Send to

Choose Destination
Neuropsychopharmacology. 2017 Dec;42(13):2623-2632. doi: 10.1038/npp.2017.97. Epub 2017 May 12.

Data-Driven Subgroups in Depression Derived from Directed Functional Connectivity Paths at Rest.

Author information

Department of Psychiatry, University of Pittsburgh, Pittsburgh, PA, USA.
University of North Carolina-Chapel Hill, Chapel Hill, NC, USA.
Department of Psychology, University of Pittsburgh, Pittsburgh, PA, USA.
Perelman School of Medicine of the University of Pennsylvania and the Philadelphia Veterans Affairs Medical Center.


Depressed patients show abnormalities in brain connectivity at rest, including hyperconnectivity within the default mode network (DMN). However, there is well-known heterogeneity in the clinical presentation of depression that is overlooked when averaging connectivity data. We used data-driven parsing of neural connectivity to reveal subgroups among 80 depressed patients completing resting state fMRI. Directed functional connectivity paths (eg, region A influences region B) within a depression-relevant network were characterized using Group Iterative Multiple Model Estimation, a method shown to accurately recover the direction and presence of connectivity paths in individual participants. Individuals were clustered using community detection on neural connectivity estimates. Subgroups were compared on network features and on clinical and biological/demographic characteristics that influence depression prognosis. Two subgroups emerged. Subgroup A, containing 71% of the patients, showed a typical pattern of connectivity across DMN nodes, as previously reported in depressed patients on average. Subgroup B exhibited an atypical connectivity profile lacking DMN connectivity, with increased dorsal anterior cingulate-driven connectivity paths. Subgroup B members had an over-representation of females (87% of Subgroup B vs 65% of Subgroup A; χ2=3.89, p=0.049), comorbid anxiety diagnoses (42.9% of Subgroup B vs 17.5% of Subgroup A; χ2=5.34, p=.02), and highly recurrent depression (63.2% of Subgroup B vs 31.8% of Subgroup A; χ2=5.38, p=.02). Neural connectivity-based categorization revealed an atypical pattern of connectivity in a depressed patient subset that would be overlooked in group comparisons of depressed and healthy participants, and tracks with clinically relevant phenotypes including anxious depression and episodic recurrence. Data-driven parsing suggests heterogeneous substrates of depression; ideally, future work building on these findings will inform personalized treatment.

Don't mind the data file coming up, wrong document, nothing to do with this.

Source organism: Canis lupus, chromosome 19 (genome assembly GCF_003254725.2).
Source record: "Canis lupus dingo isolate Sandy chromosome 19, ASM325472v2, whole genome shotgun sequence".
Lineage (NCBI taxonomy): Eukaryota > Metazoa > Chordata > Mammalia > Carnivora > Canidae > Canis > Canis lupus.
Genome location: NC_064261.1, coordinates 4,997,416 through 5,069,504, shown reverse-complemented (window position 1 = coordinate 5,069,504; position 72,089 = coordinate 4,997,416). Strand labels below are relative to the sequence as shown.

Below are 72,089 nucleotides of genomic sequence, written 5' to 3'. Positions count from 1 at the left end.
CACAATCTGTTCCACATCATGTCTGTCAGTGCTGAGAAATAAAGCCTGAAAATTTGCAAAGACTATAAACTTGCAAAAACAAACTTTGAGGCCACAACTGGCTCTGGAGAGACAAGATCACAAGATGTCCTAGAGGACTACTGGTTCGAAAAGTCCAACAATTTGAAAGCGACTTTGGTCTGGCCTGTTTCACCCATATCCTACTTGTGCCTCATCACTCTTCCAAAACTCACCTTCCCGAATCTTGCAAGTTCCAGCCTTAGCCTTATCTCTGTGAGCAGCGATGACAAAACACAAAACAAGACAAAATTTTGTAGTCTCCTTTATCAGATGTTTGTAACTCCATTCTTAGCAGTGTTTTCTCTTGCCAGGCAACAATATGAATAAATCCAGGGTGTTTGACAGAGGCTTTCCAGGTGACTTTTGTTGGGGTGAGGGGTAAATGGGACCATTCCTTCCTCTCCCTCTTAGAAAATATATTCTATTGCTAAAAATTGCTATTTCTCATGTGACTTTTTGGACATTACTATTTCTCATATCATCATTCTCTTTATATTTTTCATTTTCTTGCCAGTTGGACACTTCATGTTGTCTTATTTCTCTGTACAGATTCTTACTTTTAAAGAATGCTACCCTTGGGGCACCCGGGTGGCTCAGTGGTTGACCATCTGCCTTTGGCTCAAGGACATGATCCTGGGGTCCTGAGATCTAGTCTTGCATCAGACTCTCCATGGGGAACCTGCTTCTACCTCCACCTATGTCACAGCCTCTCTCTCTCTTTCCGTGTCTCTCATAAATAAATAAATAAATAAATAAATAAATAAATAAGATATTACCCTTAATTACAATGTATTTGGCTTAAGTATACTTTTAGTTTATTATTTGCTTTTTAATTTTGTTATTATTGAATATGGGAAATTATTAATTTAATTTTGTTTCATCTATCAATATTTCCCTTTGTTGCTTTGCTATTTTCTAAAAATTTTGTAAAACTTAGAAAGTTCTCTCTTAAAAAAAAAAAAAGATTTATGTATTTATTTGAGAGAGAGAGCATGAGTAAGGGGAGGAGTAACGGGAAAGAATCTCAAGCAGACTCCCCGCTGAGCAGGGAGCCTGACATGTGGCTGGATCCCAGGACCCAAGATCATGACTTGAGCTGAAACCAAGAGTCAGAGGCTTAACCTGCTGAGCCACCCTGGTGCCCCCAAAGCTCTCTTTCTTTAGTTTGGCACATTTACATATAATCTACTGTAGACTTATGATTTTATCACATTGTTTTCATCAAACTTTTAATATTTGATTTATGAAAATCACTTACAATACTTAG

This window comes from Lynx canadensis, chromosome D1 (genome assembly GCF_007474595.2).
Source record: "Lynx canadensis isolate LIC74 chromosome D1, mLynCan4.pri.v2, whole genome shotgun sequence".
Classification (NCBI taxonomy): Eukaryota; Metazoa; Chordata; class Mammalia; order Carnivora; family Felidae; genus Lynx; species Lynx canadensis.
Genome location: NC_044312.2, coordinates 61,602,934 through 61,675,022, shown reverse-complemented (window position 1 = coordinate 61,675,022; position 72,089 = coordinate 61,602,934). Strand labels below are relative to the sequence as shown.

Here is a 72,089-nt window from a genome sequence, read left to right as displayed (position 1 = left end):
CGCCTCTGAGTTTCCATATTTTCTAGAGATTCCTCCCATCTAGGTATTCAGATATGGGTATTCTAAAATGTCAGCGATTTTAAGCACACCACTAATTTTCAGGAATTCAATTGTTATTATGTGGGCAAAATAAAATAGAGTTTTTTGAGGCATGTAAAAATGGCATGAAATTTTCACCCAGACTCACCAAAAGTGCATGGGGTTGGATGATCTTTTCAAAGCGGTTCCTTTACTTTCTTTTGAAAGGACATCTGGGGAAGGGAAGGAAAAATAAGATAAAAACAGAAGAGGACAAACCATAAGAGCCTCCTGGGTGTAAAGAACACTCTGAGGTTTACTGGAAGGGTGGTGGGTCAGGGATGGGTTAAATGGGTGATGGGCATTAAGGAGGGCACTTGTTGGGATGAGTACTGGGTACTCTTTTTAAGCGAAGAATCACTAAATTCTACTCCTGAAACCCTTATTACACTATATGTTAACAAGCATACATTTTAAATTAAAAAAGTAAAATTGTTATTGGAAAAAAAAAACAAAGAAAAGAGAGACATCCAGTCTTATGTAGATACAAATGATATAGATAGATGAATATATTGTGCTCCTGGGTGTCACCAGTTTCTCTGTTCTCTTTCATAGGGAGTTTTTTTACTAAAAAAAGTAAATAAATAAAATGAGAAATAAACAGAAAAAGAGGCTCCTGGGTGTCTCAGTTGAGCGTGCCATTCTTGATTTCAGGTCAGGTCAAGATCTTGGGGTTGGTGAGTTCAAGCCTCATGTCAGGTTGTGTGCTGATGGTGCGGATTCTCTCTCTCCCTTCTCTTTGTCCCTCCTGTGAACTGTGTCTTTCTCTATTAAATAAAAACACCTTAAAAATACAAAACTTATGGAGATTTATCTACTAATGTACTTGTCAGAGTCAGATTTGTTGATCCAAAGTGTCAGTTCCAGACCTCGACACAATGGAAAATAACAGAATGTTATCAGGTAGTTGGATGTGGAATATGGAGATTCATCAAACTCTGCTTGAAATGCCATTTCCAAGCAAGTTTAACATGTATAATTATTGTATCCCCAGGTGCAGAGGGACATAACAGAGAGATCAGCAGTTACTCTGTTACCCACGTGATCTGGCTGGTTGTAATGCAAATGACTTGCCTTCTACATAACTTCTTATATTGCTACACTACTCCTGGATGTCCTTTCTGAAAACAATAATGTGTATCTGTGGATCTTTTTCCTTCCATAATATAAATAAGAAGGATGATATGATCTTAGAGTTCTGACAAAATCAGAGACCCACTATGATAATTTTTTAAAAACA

[Indexed for MEDLINE]
Free PMC Article

Supplemental Content

Full text links

Icon for Nature Publishing Group Icon for PubMed Central
Loading ...
Support Center